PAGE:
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Canada Proposes to Strengthen Trade Remedy Regime

The Canadian government is seeking input from interested parties by 5 August on a proposal to provide additional tools to the Canada Border Services Agency to address price distortions more effectively when calculating dumping margins in AD duty proceedings. Specifically, the proposed amendments would provide the CBSA with flexibility in calculating the costs of production when inputs are supplied by an associated supplier (e.g., a subsidiary or affiliated company). They would specify that the CBSA may use for this cost the highest of the transfer price between parties, the actual costs to the supplier, or a reasonable benchmark determined in the country of export if such information is available.

The CBSA already has the ability to disregard sales in the domestic market of the exporting country if they are affected by a particular market situation. In those cases, the agency may use alternative methodologies such as constructed costs when calculating dumping margins. The proposed amendments would further specify that in determining the costs of production where a particular market situation has been found, alternative options can be used to determine the cost of inputs if they do not allow for a proper comparison between the sale of goods in the country of export and the sale of goods exported to Canada.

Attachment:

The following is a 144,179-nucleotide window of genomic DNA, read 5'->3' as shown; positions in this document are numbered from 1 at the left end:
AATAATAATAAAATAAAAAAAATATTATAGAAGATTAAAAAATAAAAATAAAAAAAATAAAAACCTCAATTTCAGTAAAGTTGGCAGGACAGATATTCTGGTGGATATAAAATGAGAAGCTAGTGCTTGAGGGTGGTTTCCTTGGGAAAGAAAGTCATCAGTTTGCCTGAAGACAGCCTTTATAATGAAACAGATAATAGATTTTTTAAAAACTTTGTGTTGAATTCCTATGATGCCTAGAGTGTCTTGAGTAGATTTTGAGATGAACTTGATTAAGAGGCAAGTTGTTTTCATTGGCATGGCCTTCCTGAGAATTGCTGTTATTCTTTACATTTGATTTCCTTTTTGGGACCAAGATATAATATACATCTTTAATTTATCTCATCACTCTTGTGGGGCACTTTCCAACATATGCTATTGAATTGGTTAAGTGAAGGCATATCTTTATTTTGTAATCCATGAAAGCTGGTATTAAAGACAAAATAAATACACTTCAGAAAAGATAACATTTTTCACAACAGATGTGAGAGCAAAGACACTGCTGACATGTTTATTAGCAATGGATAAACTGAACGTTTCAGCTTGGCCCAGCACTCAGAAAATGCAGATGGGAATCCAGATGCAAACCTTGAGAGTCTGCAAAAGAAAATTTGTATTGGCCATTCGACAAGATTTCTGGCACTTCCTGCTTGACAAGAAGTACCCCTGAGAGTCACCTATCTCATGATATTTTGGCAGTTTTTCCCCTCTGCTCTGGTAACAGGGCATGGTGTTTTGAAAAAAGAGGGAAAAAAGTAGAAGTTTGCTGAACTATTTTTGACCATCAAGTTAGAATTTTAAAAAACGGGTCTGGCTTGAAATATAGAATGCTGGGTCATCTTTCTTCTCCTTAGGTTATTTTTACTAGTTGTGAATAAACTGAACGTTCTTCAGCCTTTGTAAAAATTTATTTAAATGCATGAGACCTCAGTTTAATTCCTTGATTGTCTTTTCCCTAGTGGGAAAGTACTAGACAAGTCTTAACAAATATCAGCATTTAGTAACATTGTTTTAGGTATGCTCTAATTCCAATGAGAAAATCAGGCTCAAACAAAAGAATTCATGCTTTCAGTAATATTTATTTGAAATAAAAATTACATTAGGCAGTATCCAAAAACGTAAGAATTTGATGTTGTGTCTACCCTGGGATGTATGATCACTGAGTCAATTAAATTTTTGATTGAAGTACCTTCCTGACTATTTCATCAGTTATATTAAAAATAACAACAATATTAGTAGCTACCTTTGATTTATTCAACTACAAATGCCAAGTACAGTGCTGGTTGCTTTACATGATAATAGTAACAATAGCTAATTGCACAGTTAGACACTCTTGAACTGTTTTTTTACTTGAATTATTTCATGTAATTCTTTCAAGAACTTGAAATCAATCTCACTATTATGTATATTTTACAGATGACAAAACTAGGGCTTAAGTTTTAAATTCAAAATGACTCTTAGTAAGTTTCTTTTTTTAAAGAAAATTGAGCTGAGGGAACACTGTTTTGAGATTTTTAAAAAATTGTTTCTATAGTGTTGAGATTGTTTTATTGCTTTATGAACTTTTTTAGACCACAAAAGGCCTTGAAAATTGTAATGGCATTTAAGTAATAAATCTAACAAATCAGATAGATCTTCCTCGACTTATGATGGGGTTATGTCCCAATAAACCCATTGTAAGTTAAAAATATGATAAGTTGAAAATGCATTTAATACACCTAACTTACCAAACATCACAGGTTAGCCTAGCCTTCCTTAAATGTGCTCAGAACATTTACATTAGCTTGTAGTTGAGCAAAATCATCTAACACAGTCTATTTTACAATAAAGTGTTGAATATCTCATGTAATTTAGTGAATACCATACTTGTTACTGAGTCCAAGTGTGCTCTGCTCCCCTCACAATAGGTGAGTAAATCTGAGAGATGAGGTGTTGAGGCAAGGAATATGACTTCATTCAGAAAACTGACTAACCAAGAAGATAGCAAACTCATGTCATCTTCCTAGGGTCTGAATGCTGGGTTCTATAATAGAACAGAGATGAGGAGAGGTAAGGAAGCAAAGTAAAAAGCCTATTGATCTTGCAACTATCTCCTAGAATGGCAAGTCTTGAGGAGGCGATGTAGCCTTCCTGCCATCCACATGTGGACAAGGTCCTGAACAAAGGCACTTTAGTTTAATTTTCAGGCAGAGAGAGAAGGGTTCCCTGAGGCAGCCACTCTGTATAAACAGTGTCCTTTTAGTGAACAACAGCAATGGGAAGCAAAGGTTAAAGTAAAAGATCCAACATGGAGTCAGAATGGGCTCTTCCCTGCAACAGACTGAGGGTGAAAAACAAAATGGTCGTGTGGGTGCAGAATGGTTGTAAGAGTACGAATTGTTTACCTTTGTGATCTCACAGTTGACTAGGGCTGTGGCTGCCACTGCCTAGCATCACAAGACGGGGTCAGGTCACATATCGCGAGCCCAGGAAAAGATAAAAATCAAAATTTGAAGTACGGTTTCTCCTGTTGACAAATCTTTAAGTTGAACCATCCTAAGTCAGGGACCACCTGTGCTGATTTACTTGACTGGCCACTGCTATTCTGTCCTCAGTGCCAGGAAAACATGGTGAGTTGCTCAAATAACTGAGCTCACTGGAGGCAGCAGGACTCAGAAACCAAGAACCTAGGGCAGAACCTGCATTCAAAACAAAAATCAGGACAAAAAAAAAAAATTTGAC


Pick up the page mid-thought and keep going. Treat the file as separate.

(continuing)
The amendments would provide a hierarchy of alternatives to be used to determine the costs of inputs, depending on the information available and whether the alternative would allow for such a proper comparison. For instance, if such information is available the CBSA could use the price of a similar input produced in the country of export and sold to the exporter or other producers in the country. Other alternatives include referring to published prices in trade publications, with price adjustments to be made as necessary to reflect the actual cost of the input in the country of export.

According to Canadian authorities, the proposed amendments follow recommendations made to the minister of finance by a joint working group between federal government officials and the Canadian steel industry and workers’ representatives on actions that could be taken if there is a desire to strengthen Canada’s trade remedy regime. The Canadian steel industry and workers have indicated strong support for these amendments, as they will increase the effectiveness of Canada’s trade remedy system and offer additional protection against unfairly traded imports.

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